Posted by: mcjangles | September 22, 2008

Journey to the Demon Star (ALGOL report)


Valves in the engine room on the Algol

The weather forecast for Sunday was looking like total slop for most of the week and with Saturday already blown out I had pretty much resigned myself to the quarry for Sunday when I got the afternoon call from Capt Dan that he thought it would lay down and we were giving it a shot. The Independence II left a little later at 0800 and the Diversion group wanted to head to the Coney Island to get something with a bit of relief since it was likely that the ground swells running all week had churned up the bottom.  When we got out to the “parking lot” (aka the Shark River reef) the Stolt was taken as was the Coney Island so we slid in between and dropped shot on the Algol.

At a length of 459′, the Algol (AKA-54) is the largest ship sunk as an artificial reef off of New Jersey.  I’ve only been on this wreck which sits in 140 fsw a couple times and the sheer size always impresses me.  It didn’t take long for the massive ship to come into view in the 50+ feet of visibility as I dropped down to tie in.  The shot had narrowly missed the top of the wreck at 70 feet and I had to force myself to be patient in exploring as I kept dropping down the side of the wreck until I found the shot on the bottom in near total darkness in the shadow of the beast at 142 feet just below the gaping hole in the engine room.  I had a pucker moment as I sent up the shot as it had gotten tangled in monofiliment and the bottom appeared to be lifting out from under me.  I jumped back as fast as I could hoping not to get tangled up and get to play rocketman.  Luckily I was clear and after a quick swipe of the knife the shot was on its way.  Next I got to play Spiderman as I climbed back up the wall of steel passing the main deck at 110 feet and continuing another 40 feet up the superstructure.  I love dives like this where you get that sense of flying.  After the boat was secured at 70 fsw I did a relatively short recon dive to scout some photo ops.

For the second dive I took the camera.  I dropped my tripod on the main deck at 110 feet on the fly and barely paused to square away my strobes and rebreather before dropping right down to the engine room.  Entrance is easy as the holes cut to sink the ship go right in, but care must be taken as it doesn’t seem as much attention was paid to cleaning and removing stuff before sinking in this area as in other areas of the ship.  Cables and fallen pipes hang down waiting to trap the not so diligent diver and at 135 feet it warrants precaution.  It seemed extra eerie today because although the visibility outside the wreck was still 20 feet or better on the bottom, entering the dark hole in the side of the wreck was like stepping through an invisible curtain. The vis inside dropped to maybe 5 feet or so and the pitch blackness gave me a really eerie feeling.  I try to be extra careful when I have the camera so as not to get distracted and although I had been in here before I was not too happy when the large green “window” behind me faded to black.  I spent a couple minutes poking around and was surprised to find the gauge panels further in still full of gauges.  The empty rows closer to the entrance left me thinking I wouldn’t find much to photograph but I guess I’m not the only diver who’s had some trepidation in here.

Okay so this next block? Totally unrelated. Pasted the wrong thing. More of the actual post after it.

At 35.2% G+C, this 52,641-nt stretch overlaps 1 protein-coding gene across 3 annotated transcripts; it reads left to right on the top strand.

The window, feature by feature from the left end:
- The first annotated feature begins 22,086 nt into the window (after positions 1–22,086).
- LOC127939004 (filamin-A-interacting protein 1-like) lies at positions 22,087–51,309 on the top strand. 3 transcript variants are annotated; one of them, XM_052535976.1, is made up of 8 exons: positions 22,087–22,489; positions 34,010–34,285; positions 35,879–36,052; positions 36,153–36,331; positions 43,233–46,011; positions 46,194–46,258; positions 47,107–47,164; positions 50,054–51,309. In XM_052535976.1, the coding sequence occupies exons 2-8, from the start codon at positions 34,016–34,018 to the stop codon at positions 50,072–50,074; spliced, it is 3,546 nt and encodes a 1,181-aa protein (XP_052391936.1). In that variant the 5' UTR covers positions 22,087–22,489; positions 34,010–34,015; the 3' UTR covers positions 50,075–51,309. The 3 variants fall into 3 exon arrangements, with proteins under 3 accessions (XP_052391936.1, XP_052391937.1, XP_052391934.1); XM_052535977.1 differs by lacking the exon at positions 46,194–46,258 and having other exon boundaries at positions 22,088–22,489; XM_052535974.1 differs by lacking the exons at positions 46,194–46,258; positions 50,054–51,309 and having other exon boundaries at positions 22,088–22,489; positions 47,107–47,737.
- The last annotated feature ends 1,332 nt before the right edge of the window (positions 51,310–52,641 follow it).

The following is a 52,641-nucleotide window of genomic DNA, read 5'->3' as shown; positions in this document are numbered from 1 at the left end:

I spent the rest of the dive taking shots along the deck and of the superstructure.  I was a little disappointed that the vis had dropped a bit but it was still 30 feet or better so I couldn’t complain.  It was also pretty warm, so I had a nice relaxing dive.  The agressive cunners on the top of the wreck were there to welcome me back (they drew blood on 3 people today!) and with the near Caribean like conditions and the top of the wreck spread out before me, reminded me of a steel meadow with fields of mussels, lots of cunners, and a decent number of large blackfish prowling about.

Helen managed to spear one of those blackfish, and several lobsters, and bags of mussels came up.  Who needs a grocery store when you can go food shopping on the Algol!

I really like the sense of atmosphere a long exposure gives on this shot of the top of the wreck

All images (click for full size)

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